|Part of the Canadian Record's editorial page|
Director, Institute for Rural Journalism and Community Issues
For a decade or more, community newspapers, mostly in rural areas, have been the strongest part of the traditional news business. That's because they are usually the only reliable source of news about their communities. But that doesn't mean they haven't suffered as audiences move from print to digital and from news media to social media (or even strategic media, some masquerading as news media). Now community publishers are having to deal with perhaps the greatest collective threat they have ever faced, a newsprint tariff that has raised their printing costs by about 20 percent.
There are efforts in Congress to suspend the tariff on Canadian newsprint and get the International Trade Commission to overturn it. The outcome is unclear. But what has become clear is that there is more worry among rural newspapers than ever before about their future. I've heard it in talks with editors, publishers and executives, and have seen it in the papers themselves, as well as other news media. The latest examples I've seen are in The Canadian Record, a superb weekly in the Texas Panhandle, and a story in MinnPost, a nonprofit news site based in Minneapolis.
|Anfinson (MinnPost photo)|
That's a problem in many rural communites, where population is declining and many of those who remain commute to jobs and do their shopping in larger towns, often in other counties, outside the local newspaper's market area. In Swift County, subscriptions to the Monitor-News "are down to about 2,000" from a peak of 3,000, "a trend that has matched the decline of the county’s population, which has dropped by a third since its peak of nearly 16,000 people in 1950," Gregg Aamot reports for MinnPost.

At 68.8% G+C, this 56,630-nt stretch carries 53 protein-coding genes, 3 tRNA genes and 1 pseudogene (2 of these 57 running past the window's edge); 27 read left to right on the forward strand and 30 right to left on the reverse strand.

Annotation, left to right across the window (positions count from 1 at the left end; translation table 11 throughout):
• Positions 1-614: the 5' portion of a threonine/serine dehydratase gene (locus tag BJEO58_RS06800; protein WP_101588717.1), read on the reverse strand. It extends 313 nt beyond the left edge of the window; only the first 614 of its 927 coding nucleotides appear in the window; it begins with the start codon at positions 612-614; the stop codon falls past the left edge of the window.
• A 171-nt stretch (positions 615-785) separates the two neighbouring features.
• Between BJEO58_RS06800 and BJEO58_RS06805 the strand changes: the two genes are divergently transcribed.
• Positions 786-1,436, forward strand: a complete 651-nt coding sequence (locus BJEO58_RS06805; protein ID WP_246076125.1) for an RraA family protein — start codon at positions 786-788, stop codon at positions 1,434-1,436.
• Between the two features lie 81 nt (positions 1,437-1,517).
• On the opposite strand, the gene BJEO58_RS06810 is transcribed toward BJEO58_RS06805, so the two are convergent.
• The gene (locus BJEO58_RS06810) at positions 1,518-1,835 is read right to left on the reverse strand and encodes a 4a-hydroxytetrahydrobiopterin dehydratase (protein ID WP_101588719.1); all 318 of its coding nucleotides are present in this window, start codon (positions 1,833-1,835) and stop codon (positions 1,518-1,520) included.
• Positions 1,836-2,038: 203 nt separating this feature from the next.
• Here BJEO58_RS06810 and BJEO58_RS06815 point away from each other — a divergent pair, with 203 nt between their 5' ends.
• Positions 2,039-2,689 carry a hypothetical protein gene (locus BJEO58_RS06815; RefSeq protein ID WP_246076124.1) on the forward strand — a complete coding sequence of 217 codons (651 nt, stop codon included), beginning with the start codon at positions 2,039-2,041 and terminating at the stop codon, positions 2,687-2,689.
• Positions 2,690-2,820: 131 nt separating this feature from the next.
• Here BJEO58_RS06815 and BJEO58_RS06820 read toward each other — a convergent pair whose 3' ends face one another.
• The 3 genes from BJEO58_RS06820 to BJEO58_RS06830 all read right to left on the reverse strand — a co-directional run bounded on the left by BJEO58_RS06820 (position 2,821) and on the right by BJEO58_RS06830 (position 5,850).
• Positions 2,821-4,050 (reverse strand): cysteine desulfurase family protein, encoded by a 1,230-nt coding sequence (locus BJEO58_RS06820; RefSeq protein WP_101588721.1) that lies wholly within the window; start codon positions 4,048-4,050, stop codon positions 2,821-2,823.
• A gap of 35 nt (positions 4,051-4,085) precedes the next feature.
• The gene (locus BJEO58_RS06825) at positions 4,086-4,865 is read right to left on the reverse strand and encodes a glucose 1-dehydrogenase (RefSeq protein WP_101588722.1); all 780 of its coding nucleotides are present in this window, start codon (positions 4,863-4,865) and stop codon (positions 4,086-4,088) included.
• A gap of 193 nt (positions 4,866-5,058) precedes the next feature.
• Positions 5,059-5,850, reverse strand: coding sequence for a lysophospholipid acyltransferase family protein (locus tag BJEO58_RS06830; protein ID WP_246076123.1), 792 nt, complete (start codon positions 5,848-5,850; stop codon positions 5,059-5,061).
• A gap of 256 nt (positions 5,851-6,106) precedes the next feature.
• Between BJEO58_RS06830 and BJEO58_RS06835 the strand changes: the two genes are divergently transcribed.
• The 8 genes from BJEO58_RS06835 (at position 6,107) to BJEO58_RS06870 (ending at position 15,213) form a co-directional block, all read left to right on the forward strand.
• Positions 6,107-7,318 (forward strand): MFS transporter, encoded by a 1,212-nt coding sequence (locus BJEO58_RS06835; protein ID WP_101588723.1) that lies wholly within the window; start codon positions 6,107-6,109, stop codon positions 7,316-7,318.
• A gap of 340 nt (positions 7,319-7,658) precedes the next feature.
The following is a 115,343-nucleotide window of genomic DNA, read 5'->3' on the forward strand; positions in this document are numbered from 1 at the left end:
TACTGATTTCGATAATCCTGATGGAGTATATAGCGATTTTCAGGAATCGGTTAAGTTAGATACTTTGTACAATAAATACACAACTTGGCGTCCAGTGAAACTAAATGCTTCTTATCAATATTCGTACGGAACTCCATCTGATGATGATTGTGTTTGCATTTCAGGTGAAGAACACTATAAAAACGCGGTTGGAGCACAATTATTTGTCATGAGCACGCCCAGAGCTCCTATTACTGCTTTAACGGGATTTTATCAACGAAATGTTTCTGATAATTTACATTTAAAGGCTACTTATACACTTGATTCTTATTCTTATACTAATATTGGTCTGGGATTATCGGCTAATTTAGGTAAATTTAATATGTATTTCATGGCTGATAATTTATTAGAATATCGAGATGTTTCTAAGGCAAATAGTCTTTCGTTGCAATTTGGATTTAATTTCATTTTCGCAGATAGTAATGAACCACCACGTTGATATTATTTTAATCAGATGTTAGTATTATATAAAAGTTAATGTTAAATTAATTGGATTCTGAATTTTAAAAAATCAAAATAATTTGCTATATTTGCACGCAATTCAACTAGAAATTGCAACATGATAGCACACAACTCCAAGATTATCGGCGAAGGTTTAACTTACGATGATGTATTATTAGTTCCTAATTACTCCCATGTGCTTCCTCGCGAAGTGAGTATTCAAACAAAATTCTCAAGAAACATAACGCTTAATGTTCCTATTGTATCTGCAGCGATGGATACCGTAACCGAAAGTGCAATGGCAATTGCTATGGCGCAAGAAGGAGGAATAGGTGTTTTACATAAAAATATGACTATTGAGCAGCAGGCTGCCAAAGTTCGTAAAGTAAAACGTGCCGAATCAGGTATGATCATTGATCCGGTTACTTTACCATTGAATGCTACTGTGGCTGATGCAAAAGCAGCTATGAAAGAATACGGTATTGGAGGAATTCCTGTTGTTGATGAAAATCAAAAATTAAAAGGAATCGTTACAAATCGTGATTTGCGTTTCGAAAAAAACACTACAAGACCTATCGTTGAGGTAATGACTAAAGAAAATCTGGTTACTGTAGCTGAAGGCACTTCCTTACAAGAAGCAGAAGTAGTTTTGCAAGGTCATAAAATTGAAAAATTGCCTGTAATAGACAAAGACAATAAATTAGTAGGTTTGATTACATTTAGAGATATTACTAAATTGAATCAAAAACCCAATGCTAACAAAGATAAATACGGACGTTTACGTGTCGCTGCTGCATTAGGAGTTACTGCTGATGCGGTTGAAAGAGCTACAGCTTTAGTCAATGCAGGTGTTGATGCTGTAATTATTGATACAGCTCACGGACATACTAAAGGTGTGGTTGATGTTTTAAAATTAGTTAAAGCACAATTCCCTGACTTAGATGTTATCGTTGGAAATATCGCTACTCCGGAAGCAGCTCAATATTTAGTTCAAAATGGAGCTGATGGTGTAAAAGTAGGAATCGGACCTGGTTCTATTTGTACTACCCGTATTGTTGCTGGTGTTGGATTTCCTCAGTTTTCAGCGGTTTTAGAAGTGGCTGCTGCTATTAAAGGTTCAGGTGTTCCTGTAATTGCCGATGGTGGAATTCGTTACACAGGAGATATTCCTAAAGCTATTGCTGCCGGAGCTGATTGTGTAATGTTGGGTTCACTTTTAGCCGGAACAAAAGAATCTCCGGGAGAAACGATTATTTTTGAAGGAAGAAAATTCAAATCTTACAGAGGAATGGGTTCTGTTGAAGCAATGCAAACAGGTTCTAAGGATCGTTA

That worries Reed Anfinson, who fears that if the digital trend continues, "newspapers across Minnesota – and the country – will begin to disappear. And that worries him – not only for his paper, but for the vitality of small towns. 'What happens to rural Minnesota if you lose all of your papers?' he asks." And papers don't have to disappear to reduce accountability journalism; staff cuts mean less coverage of meetings like the one Anfinson loves to recount, where the city manager of Benson introduced Anfinson as “the newspaper, representing the people of Benson.” And so he was.
|Laurie Ezzell Brown|
In the other article on the Record's editorial page this week, Brown and her five employees plead with readers to subscribe to, and advertise in, the newspaper, which "is facing an uncertain financial future," due mainly to a local "economic slump" (oil and gas drilling are down, cattle ranching hurt by huge wildfires last year) but also because of the newsprint tariff. "These tariffs are job stealers and newspaper killers -- not just here in Canadian, but throughout this state and this country," she writes. "These are perilous times for the newspaper industry. . . .We will continue to do everything possible to keep this 125-year-old business alive, and to keep delivering a quality newspaper to our readers. But without your help and support, our future is uncertain."
Perhaps they need to be more transparent with their readers, tell them what's at stake and make clear news media must have more direct financial support from their audiences -- as my friends Laurie Brown and Reed Anfinson have done, and as our institute's "Support Democracy, Subscribe" bumper sticker does. They should also consider the strategy of my friend Marshall Helmberger, who like many rural publishers puts out a summer visitors' guide and other magazines. He told MinnPost, “The key, really, for newspapers to be successful is to provide additional value and services and publications – to find the right niche. Just doing a newspaper right now is pretty tough.”
UPDATE: Brown's pieces prompted an outpouring of support from readers, including some new subscriptions to her electronic edition. "None of this will keep our newspaper alive," she wrote. "But it will, without question, strengthen our resolve. It may even provide some much-needed bolstering to our fellow publishers and their employees, who face the same financial challenges and poisonous political environment that we do, and who also labor long and hard to keep their readers well-informed." And she offered our bumper sticker to any reader who wants one. (We have an updated version, with an additional line, which may be explanatory to some: . . . to independent journalism.